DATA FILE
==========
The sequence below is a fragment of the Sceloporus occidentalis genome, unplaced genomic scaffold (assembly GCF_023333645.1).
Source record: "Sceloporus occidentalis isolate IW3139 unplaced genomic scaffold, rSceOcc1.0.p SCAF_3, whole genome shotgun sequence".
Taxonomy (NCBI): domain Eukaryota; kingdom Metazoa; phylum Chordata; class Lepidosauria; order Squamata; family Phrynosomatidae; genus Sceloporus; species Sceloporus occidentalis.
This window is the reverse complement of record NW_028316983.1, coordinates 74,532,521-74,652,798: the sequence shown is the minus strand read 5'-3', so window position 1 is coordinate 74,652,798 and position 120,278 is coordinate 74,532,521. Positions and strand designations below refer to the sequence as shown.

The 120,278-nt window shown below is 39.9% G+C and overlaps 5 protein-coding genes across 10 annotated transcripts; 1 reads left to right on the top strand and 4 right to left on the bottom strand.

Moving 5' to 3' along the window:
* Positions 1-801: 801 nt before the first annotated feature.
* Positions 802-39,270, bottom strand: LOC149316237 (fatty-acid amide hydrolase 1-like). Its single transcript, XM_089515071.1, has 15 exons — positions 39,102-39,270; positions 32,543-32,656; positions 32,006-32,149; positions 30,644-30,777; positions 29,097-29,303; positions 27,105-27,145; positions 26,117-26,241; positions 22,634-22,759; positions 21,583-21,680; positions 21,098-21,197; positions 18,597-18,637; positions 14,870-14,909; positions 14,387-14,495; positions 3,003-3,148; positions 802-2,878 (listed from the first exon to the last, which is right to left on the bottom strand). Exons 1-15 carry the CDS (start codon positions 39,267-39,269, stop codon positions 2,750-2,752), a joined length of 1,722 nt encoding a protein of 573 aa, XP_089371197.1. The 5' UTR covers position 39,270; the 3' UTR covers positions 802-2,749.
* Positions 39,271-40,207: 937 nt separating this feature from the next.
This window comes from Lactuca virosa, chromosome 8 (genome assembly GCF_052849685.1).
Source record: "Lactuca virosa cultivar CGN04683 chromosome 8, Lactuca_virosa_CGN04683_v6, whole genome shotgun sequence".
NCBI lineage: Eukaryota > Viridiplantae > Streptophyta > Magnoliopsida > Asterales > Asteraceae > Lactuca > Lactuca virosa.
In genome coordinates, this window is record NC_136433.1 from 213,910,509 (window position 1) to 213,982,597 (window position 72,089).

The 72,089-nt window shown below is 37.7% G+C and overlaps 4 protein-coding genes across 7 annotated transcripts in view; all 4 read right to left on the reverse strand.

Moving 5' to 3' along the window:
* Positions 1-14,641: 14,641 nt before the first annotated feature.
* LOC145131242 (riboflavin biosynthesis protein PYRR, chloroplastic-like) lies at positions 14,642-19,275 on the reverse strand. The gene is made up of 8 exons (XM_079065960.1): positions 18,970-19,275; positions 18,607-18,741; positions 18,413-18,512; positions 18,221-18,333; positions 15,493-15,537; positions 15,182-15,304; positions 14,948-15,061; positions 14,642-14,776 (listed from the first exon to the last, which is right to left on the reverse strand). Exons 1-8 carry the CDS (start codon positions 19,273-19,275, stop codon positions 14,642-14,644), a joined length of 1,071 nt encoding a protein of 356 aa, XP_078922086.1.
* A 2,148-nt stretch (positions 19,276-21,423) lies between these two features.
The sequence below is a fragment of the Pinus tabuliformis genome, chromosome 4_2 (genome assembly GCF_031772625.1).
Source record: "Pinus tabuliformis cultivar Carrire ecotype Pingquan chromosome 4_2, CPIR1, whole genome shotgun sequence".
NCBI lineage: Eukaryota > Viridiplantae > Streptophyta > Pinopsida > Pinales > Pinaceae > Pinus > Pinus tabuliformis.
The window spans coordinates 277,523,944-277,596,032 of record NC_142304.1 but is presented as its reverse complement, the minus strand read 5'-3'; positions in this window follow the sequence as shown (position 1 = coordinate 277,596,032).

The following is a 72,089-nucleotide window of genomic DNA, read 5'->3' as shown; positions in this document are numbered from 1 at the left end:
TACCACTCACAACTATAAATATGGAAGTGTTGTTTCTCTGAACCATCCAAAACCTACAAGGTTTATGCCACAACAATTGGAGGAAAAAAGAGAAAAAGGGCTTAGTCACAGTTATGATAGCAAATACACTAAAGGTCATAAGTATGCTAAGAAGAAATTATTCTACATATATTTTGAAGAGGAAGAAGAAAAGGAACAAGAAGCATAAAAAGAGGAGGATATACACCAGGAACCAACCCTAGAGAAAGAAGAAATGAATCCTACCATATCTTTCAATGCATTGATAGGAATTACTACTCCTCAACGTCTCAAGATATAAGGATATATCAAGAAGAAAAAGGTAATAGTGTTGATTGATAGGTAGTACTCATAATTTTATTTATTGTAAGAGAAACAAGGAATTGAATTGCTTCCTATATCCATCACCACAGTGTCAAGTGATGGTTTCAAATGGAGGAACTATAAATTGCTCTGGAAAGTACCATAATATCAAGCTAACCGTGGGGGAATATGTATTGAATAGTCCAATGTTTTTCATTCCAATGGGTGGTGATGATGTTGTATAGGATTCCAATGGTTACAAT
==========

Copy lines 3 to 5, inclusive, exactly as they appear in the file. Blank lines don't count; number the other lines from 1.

Taxonomy (NCBI): domain Eukaryota; kingdom Metazoa; phylum Chordata; class Lepidosauria; order Squamata; family Phrynosomatidae; genus Sceloporus; species Sceloporus occidentalis.
This window is the reverse complement of record NW_028316983.1, coordinates 74,532,521-74,652,798: the sequence shown is the minus strand read 5'-3', so window position 1 is coordinate 74,652,798 and position 120,278 is coordinate 74,532,521. Positions and strand designations below refer to the sequence as shown.

The 120,278-nt window shown below is 39.9% G+C and overlaps 5 protein-coding genes across 10 annotated transcripts; 1 reads left to right on the top strand and 4 right to left on the bottom strand.